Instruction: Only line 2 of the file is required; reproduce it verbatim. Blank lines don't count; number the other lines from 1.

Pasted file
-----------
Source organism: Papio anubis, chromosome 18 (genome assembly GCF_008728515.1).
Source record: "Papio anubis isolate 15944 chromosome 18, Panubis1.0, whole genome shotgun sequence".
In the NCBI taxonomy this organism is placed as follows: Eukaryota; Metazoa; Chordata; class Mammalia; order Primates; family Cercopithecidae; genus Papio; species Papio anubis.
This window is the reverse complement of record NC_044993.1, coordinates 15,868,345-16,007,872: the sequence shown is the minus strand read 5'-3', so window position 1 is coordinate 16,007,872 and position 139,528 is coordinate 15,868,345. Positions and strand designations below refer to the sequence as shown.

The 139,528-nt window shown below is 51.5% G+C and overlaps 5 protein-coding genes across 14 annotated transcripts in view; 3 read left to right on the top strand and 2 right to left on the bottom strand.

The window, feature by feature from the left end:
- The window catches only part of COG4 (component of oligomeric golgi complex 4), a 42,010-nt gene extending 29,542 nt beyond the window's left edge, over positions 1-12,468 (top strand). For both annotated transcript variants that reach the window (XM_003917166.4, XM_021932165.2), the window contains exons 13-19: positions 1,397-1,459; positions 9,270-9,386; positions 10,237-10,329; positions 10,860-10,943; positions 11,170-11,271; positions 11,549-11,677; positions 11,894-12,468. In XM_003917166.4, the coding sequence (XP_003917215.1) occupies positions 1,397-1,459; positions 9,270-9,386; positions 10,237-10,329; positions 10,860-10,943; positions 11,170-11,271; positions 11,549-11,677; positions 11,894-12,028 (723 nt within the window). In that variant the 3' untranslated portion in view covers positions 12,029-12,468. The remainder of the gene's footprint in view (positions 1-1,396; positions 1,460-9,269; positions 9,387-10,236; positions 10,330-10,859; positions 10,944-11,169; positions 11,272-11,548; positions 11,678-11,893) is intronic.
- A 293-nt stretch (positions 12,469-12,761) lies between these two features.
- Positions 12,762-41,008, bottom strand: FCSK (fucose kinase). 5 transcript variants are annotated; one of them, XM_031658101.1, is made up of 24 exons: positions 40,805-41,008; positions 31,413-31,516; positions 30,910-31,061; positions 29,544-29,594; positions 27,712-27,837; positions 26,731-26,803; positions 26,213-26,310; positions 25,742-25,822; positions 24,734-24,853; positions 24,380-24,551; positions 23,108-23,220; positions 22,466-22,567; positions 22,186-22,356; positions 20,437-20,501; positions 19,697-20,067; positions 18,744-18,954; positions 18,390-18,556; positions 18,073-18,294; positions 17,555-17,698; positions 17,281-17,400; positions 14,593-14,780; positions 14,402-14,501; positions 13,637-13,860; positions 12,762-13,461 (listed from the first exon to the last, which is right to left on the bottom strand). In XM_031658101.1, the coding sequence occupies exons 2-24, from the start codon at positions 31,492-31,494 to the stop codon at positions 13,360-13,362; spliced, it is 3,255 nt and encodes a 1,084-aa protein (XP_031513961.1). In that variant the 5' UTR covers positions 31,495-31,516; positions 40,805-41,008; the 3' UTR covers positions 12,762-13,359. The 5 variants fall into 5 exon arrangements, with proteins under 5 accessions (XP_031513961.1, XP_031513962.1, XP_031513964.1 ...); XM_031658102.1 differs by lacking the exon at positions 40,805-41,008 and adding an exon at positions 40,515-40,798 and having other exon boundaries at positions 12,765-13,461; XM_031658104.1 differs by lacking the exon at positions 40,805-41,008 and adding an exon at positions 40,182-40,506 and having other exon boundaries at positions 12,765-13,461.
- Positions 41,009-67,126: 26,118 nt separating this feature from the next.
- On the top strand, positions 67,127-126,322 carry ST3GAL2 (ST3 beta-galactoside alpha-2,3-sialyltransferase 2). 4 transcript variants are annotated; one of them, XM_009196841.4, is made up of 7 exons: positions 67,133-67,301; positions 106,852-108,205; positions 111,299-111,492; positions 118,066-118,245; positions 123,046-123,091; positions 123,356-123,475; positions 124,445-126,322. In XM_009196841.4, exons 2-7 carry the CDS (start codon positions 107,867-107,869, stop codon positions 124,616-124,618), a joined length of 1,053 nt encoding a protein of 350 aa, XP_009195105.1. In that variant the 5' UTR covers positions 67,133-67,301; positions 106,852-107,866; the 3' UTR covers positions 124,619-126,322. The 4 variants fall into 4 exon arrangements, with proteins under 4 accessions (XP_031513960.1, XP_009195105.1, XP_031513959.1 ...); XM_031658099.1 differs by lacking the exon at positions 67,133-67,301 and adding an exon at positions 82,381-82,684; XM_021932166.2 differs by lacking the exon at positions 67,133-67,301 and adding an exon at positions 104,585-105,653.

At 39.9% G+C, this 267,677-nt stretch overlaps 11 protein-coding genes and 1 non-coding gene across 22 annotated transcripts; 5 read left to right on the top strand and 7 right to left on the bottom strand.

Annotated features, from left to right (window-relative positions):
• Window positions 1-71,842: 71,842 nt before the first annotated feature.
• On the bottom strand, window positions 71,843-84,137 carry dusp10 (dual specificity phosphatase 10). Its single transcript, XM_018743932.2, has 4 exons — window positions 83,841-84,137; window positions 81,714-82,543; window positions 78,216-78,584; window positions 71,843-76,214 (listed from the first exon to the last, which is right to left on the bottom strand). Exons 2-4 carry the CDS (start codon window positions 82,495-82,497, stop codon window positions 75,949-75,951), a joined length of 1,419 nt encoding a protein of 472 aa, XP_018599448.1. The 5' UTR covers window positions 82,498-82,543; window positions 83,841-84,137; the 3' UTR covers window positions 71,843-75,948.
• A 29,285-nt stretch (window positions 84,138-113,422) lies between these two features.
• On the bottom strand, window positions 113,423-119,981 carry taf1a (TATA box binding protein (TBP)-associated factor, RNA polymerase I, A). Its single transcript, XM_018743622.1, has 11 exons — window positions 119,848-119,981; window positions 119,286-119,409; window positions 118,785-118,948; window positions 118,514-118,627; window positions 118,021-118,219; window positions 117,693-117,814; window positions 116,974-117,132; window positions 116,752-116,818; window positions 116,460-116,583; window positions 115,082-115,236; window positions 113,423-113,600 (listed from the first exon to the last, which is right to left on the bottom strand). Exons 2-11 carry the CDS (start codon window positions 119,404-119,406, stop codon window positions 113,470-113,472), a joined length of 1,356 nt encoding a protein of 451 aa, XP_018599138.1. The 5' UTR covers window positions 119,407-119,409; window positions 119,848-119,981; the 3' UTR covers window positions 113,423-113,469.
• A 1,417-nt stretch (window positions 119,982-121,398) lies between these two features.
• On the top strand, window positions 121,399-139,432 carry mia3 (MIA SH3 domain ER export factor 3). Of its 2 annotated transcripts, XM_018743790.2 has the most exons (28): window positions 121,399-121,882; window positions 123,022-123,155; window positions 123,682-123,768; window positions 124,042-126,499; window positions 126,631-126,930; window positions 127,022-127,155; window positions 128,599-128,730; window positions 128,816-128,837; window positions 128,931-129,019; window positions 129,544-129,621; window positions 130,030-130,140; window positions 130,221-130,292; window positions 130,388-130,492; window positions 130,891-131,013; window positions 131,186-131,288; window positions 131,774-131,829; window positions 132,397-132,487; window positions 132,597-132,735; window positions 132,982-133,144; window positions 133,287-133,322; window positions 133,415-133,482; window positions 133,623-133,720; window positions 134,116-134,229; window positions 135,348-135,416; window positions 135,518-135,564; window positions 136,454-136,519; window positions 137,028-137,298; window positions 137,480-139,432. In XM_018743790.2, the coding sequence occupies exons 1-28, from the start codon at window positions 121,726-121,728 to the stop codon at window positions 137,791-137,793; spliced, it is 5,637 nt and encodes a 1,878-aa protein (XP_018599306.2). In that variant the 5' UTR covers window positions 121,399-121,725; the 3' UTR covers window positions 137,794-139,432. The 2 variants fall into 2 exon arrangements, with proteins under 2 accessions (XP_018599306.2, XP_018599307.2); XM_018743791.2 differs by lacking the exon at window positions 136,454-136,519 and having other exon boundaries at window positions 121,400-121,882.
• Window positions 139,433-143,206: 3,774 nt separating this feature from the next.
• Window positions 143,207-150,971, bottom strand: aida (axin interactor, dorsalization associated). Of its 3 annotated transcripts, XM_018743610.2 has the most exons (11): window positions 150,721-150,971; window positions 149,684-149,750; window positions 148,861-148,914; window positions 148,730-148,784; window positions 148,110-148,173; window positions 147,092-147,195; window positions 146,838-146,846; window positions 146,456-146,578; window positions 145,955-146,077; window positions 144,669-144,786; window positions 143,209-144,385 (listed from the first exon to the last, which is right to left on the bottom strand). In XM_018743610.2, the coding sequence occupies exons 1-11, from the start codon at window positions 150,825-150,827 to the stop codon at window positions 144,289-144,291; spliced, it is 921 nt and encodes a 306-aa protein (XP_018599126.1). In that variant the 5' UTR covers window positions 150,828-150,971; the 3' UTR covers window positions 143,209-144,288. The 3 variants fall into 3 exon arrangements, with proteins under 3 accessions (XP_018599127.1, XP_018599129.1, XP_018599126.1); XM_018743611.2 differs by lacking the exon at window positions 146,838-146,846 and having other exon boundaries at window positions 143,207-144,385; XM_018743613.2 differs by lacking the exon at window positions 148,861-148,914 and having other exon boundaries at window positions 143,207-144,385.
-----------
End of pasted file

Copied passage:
Source record: "Papio anubis isolate 15944 chromosome 18, Panubis1.0, whole genome shotgun sequence".